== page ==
Have they got experience in sport or leading in other parts of industry?
How long have they been coaching?

Industry-specific experience
Does the coach have specialist expertise?
Do they have experience working in the same/similar industries as you?
Have they achieved results with other clients/companies in your industry?

Assessment
What type of assessment and selection instruments do they use in their coaching programs?

Business experience
Has the coach worked in business?
Have they worked in the public sector, private or both?
Have they run their own business?
What previous roles have they held?

Commercial acumen
How do they manage their business?
Does the coach have appropriate Professional Indemnity and Public Liability insurance?
Does the coach demonstrate professional commercial acumen in your dealings with them?

Professional membership
Do they hold membership with professional or industry bodies?

Ethics
Do they abide by a code of ethics?
What code do they follow?

Chemistry check
Would you feel comfortable being coached by this person?
Do they show an ability to listen to you, respect you and demonstrate the ability to achieve results for you?

Follow these steps when choosing your coach and coaching program and you’ll soon be on your way to become his or her next successful protégé!

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Hire A Coach

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Choosing the right business coach is one of the most important decisions you’ll make as a business owner.  A Business Coach is there to do One Thing Only – To Help You Get Results

Good Business Coaches Work By The Numbers

The first thing that most people do when selecting a business coach is to look for someone that they like. Someone who is nice and says kind things about them.

In the 80s these types of people were called “Yes Men”. Individuals who always agreed with you and told you how fantastic you were. It was these types of people who hid all the bad news which lead in some cases to the collapse of major companies.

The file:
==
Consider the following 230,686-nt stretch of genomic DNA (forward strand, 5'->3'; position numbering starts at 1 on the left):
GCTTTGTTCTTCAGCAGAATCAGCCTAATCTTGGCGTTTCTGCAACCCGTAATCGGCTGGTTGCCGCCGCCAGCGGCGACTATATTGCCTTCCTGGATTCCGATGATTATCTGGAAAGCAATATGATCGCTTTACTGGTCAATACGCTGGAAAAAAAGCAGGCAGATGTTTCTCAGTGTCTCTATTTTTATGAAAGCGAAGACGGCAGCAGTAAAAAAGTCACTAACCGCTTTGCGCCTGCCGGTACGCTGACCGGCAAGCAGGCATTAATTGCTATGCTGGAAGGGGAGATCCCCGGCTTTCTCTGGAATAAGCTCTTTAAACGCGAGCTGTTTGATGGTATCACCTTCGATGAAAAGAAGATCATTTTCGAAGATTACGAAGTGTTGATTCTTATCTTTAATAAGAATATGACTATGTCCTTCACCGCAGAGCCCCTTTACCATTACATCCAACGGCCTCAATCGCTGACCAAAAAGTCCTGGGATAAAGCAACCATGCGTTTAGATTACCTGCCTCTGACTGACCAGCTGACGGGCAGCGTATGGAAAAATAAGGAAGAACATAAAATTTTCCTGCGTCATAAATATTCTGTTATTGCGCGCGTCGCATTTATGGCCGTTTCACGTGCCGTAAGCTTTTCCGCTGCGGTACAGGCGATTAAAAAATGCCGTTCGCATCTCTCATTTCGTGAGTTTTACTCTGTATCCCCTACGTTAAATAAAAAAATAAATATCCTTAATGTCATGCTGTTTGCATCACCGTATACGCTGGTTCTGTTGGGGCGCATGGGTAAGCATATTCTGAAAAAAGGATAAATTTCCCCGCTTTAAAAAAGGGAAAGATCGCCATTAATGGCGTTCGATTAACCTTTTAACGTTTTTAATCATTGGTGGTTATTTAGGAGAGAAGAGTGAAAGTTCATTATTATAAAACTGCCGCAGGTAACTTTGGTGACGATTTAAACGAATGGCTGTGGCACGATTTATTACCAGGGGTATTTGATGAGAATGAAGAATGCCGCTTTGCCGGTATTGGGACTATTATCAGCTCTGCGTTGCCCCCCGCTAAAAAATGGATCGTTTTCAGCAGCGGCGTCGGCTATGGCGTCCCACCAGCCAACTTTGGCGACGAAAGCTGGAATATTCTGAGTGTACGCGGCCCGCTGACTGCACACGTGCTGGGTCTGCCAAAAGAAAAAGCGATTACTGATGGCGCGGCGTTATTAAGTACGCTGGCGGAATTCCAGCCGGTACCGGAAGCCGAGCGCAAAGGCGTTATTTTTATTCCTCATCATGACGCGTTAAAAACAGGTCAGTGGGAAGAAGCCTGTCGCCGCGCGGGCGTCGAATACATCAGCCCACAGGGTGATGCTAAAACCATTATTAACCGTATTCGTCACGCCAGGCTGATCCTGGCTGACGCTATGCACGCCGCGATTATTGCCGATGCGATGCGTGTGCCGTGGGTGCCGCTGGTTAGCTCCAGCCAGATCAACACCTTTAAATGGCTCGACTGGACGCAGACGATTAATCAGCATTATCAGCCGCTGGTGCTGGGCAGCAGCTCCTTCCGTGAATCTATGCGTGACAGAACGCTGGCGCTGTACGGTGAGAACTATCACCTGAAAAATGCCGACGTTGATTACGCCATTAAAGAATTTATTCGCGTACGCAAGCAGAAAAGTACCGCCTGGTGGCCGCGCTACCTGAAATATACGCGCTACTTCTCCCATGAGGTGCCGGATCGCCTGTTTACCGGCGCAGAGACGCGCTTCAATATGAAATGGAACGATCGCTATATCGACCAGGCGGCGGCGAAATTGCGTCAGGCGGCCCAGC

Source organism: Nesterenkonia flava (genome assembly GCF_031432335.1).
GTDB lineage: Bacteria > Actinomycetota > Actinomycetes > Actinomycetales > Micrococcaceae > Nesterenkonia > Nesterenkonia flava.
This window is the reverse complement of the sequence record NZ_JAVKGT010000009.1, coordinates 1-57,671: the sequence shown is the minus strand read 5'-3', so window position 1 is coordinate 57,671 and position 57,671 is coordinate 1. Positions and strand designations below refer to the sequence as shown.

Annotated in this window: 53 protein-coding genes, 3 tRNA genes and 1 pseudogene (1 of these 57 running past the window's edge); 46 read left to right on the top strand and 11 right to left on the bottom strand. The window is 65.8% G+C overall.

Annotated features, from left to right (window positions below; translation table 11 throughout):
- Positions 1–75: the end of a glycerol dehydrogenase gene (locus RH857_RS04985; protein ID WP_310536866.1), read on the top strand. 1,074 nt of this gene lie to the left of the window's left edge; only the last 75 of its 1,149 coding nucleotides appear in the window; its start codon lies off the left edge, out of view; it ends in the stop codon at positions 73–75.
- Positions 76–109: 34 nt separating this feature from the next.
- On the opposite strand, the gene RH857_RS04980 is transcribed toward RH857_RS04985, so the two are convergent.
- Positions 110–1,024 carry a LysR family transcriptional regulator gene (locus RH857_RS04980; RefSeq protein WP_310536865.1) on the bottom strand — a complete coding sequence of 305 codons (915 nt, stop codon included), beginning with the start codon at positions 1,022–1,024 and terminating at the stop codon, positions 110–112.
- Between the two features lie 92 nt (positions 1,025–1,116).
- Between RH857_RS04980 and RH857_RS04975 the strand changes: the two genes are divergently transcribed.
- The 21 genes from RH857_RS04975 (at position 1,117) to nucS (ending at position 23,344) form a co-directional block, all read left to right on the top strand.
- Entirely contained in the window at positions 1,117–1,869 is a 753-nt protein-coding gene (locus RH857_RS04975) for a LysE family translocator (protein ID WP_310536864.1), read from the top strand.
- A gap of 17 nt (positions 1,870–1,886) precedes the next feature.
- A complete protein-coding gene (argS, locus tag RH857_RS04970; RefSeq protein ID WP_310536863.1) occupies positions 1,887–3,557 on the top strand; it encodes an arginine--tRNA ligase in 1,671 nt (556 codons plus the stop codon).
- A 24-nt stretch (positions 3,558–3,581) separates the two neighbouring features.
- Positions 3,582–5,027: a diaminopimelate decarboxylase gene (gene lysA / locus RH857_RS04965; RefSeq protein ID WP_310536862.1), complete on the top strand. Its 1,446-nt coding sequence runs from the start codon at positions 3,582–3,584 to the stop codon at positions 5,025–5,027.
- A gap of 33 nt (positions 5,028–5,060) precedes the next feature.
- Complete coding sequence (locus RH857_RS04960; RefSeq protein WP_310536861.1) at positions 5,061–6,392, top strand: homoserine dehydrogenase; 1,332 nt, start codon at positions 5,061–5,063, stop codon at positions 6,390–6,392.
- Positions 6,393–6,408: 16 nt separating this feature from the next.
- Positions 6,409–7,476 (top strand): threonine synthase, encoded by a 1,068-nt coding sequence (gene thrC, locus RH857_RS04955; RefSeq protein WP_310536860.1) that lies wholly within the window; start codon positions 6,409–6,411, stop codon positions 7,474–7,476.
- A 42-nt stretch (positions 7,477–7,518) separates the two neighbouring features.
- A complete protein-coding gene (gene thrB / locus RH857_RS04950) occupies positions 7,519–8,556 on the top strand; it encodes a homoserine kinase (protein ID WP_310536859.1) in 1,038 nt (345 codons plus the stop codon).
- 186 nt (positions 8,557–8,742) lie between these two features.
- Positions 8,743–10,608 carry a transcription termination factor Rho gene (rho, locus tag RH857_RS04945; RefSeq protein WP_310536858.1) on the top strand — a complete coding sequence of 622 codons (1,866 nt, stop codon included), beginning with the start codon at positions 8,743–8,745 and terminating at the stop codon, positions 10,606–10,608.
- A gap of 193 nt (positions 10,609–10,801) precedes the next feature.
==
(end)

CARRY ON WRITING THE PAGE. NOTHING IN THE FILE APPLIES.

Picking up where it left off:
A business coach should never be a “Yes Man”.

The best way a business coach can be supportive to your business is to use numbers and metrics to highlight what’s not working and help you apply strategies to get you back on track and get results.

What Makes a Good Business Coach?

The type of person you want as a business coach is someone who -

  • Has a track record for getting the types of results you want
  • Specialises in the problem areas you are challenged with
  • Has been in business themselves or a business coach longer than you’ve been in business
  • Is a member of a respected coaching association
  • Holds you accountable for your actions
  • Encourages you to greater ambitions
  • Is coaching other businesses that are succeeding
  • You respect and who respects you
  • Demonstrates their knowledge of business in the way they communicate
  • Has masses of resources that they willingly share with you
  • Is reliable, dependable and behaves professionally
  • You trust and you know will keep your confidence
  • Can connect you with new business opportunities
  • Is honest with you and demonstrates integrity
  • Believes in you, is on your side and wants you to succeed
  • Encourages you to celebrate and be proud of your successes
  • Protects your interests through discretion and never shares information about you

 

 

1 Response to “How To Select A Business Coach”


  • Such great information! If you make the decision to invest in yourself and get a coach you sure don’t want to do it blindly and there are a lot of choices. Knowing how to choose a coach is as important as making the decision to get one! And understanding the differences between a life coach (from How to Choose A Life Coach blog) and a business coach is imperative. It’s all about your desired outcome! Where do you want to go and who can best help you get there. Thanks Marc!